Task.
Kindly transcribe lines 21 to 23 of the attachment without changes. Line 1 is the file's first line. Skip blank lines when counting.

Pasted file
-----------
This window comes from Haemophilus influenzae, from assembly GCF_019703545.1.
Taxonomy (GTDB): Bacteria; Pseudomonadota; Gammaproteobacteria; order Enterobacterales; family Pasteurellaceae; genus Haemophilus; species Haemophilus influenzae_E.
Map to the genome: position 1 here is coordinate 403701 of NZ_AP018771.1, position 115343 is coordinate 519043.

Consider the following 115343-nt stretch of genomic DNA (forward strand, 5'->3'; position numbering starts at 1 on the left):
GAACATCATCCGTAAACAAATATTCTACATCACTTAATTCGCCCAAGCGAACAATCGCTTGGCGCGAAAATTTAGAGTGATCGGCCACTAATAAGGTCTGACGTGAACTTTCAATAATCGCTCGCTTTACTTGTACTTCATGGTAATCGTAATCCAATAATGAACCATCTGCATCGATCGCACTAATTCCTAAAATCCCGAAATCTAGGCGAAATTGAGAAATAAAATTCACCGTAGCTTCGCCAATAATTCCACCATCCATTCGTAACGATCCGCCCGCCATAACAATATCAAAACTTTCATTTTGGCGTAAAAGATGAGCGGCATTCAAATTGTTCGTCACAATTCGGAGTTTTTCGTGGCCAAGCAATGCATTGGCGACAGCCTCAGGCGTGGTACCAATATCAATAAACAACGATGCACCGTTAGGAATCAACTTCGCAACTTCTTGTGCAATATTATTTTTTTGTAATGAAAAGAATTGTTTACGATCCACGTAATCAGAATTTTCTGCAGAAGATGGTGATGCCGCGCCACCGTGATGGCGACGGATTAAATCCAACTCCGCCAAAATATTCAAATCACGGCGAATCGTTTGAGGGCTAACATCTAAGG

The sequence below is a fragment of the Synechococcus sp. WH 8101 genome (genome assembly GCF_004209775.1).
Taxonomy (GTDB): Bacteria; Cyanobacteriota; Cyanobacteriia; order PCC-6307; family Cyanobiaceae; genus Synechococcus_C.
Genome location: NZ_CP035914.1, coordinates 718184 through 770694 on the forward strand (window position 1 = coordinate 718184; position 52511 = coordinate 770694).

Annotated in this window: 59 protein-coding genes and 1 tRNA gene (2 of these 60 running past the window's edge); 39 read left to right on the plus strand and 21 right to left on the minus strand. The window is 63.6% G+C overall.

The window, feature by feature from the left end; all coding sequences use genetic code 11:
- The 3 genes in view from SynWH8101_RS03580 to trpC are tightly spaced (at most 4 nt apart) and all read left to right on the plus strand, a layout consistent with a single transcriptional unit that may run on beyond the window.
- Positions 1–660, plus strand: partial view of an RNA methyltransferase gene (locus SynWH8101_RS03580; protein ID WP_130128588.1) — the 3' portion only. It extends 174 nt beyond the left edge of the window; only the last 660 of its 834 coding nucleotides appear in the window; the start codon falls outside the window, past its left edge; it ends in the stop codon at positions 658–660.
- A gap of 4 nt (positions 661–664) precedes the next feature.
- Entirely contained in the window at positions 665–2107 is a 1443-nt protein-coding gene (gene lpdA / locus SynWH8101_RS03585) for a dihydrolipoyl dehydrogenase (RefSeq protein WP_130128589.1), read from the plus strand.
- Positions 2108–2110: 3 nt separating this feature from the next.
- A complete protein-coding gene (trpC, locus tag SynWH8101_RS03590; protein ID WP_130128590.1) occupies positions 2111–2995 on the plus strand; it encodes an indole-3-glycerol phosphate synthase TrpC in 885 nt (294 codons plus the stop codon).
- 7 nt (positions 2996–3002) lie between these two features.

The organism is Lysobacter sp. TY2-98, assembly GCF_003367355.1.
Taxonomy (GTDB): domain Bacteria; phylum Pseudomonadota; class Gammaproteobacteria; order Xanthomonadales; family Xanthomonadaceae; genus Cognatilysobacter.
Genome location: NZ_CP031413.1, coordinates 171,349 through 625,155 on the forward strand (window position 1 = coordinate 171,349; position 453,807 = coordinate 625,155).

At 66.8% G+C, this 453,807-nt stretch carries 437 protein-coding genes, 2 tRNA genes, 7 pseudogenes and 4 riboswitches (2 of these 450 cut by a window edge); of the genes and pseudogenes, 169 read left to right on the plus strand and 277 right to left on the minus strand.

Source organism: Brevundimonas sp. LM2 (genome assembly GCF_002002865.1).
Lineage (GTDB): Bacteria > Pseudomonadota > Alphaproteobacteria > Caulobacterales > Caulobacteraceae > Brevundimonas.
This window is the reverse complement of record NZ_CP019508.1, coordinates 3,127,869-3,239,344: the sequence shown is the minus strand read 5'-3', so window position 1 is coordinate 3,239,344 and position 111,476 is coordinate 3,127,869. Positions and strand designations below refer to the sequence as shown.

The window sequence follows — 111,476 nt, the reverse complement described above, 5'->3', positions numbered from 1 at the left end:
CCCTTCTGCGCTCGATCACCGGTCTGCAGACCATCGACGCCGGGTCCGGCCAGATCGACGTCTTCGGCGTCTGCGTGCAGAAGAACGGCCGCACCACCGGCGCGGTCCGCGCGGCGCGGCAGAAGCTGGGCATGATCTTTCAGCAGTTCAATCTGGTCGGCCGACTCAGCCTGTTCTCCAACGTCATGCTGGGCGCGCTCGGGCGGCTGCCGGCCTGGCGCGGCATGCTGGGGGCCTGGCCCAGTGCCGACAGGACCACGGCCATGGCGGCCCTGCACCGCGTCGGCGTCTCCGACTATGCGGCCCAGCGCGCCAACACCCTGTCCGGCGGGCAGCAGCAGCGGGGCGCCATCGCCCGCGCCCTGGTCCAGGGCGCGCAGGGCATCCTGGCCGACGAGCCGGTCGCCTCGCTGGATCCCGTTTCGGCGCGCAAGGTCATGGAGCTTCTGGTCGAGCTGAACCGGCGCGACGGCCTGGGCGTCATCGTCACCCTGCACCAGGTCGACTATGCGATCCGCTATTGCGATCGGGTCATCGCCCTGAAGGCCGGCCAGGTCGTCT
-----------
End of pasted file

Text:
At 66.8% G+C, this 453,807-nt stretch carries 437 protein-coding genes, 2 tRNA genes, 7 pseudogenes and 4 riboswitches (2 of these 450 cut by a window edge); of the genes and pseudogenes, 169 read left to right on the plus strand and 277 right to left on the minus strand.

Source organism: Brevundimonas sp. LM2 (genome assembly GCF_002002865.1).
Lineage (GTDB): Bacteria > Pseudomonadota > Alphaproteobacteria > Caulobacterales > Caulobacteraceae > Brevundimonas.